The Syrian government of President Bashar Al-Assad accused the United States of "new aggression" on Thursday after American warplanes bombed government soldiers in the eastern part of the country.
Syria's state-sponsored news agency SANA said the attack—which it decried as an "attempt to support terrorism" in the province of Deir Ezzor—left "scores of persons dead and others injured."
The U.S. military officials confirmed the bombings against Syrian forces, but its military coalition characterized the airstrikes as "self defense" in nature.
With U.S. soldiers on the ground in Deir Ezzor, where they are embedded with Syrian Democratic Force (SDF) fighters, the U.S.-backed coalition said an SDF base came under attack from government forces and the airstrikes were a counter-measure against the assault.
As Middle East historian Juan Cole warns on his Informed Comment blog Thursday, the presence of U.S. soldiers inside Syria—a sovereign country with which the U.S. is not officially at war—creates an inherent risk of larger escalation as the various proxy militias battle for territory in the country ravaged by civil war. "The presence of US military in eastern Syria," writes Cole, "acts as a standing pretext for a wider US war in Syria. Had US personnel been killed yesterday, you can only imagine how Trump would react."
"US Special Ops headed to Syria to 'advise and assist.' This should end really well," said journalist Jeremy Scahill, with sarcasm, at the time.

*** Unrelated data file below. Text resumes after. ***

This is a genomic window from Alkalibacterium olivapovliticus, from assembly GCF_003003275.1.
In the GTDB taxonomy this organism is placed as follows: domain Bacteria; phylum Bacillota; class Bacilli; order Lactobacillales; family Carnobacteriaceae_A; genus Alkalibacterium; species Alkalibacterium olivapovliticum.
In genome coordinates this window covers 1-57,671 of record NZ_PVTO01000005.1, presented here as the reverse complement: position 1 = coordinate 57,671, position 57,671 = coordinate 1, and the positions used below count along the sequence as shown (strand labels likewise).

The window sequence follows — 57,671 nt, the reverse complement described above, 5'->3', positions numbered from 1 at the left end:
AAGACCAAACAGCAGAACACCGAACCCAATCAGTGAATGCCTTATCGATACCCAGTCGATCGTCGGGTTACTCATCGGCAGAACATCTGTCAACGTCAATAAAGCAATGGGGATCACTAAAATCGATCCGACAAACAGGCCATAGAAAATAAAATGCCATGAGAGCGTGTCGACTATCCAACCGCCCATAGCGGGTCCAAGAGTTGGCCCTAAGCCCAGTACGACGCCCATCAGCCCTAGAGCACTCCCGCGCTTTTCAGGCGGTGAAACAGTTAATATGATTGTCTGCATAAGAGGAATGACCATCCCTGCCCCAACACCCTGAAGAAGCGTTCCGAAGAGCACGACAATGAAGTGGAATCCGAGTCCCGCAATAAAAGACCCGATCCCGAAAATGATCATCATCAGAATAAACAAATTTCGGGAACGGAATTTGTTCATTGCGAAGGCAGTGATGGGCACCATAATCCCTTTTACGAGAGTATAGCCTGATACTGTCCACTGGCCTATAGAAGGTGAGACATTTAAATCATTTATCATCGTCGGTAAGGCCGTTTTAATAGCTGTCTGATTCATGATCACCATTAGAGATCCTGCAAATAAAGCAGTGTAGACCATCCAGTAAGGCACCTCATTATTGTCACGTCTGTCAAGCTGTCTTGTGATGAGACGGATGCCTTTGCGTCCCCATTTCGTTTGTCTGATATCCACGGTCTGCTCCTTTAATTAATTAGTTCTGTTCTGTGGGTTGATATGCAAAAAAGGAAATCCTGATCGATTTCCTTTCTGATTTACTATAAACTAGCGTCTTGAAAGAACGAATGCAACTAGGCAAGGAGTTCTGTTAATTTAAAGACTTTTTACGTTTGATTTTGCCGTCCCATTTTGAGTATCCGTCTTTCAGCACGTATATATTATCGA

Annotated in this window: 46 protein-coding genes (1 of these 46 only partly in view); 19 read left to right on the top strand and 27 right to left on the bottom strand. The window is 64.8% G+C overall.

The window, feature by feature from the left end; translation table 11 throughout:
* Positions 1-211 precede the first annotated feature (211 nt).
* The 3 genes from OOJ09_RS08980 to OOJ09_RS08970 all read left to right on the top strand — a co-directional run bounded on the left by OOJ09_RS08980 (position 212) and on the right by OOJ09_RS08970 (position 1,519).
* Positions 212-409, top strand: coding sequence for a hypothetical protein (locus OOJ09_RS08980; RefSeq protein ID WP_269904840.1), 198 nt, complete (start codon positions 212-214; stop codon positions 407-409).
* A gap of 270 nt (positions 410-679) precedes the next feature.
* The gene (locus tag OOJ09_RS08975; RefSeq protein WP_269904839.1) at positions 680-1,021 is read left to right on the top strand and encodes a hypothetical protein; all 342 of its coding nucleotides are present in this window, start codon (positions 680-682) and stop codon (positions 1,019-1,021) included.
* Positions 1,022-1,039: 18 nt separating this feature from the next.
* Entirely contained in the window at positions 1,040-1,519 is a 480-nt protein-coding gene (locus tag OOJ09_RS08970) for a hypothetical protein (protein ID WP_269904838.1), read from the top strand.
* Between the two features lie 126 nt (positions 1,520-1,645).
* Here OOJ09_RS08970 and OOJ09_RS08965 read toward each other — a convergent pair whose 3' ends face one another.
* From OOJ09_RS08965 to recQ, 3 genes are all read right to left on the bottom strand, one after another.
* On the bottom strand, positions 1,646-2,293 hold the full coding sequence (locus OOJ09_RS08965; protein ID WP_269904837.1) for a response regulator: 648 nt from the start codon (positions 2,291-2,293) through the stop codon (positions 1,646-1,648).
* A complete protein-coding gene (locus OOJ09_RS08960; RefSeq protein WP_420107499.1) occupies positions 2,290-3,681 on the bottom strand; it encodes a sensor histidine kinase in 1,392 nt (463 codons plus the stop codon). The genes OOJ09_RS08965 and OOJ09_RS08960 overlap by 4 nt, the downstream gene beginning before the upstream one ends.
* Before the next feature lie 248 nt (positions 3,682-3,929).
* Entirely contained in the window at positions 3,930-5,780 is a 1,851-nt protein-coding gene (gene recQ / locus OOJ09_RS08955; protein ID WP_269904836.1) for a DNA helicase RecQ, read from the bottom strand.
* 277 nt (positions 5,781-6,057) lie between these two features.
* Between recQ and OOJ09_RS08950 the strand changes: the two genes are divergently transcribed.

According to the Washington Post:
The clash was the biggest confrontation yet between the U.S. military and the pro-Syrian government alliance that includes Russia and Iran, since U.S. troops began deploying in Syria in 2015 in support of local Kurdish and Arab fighters taking on the Islamic State.
It coincides with heightened tensions between the United States and the Syrian government as the Islamic State war winds down, leaving eastern Syria roughly partitioned between U.S.-backed forces and the Russian-backed Syrian government.
The Syrian government has repeatedly called for U.S. troops to leave Syria now that the ISIS war is over, and has regularly threatened to push them out by force.
Thursday's escalation comes amid separate reporting from Middle East Eye that the U.S., as well as other European allies like France, are "considering new military strikes" against the Assad government.
As Jason Ditz at Antiwar points out, the growing tensions in Syria, and Thursday's development's specifically, "reflect the reality that, after the defeat of ISIS, the US has said troops in Syria are there primarily with an eye toward imposing regime change in Syria, and picking fights with the Iranians."
Meanwhile, the suffering of the Syrian people continues to intensify with the United Nation's assistant secretary general and regional humanitarian coordinator for Syria, Panos Moumtzis, saying this week that there has been "dramatic deterioration in the humanitarian situation" over the last two months. The crisis, he said, is more "extreme" than at any time in the country's 8-year civil war.
"There is a misperception that the de-escalation areas have resulted in peace and stability. If anything, these have been serious escalation areas," said Moumtzis. "We feel really outraged. Dramatic developments have been building up and it has reached a point where we can no longer stay silent. These are multiple fires we have to respond to, with a dramatic deterioration in many places."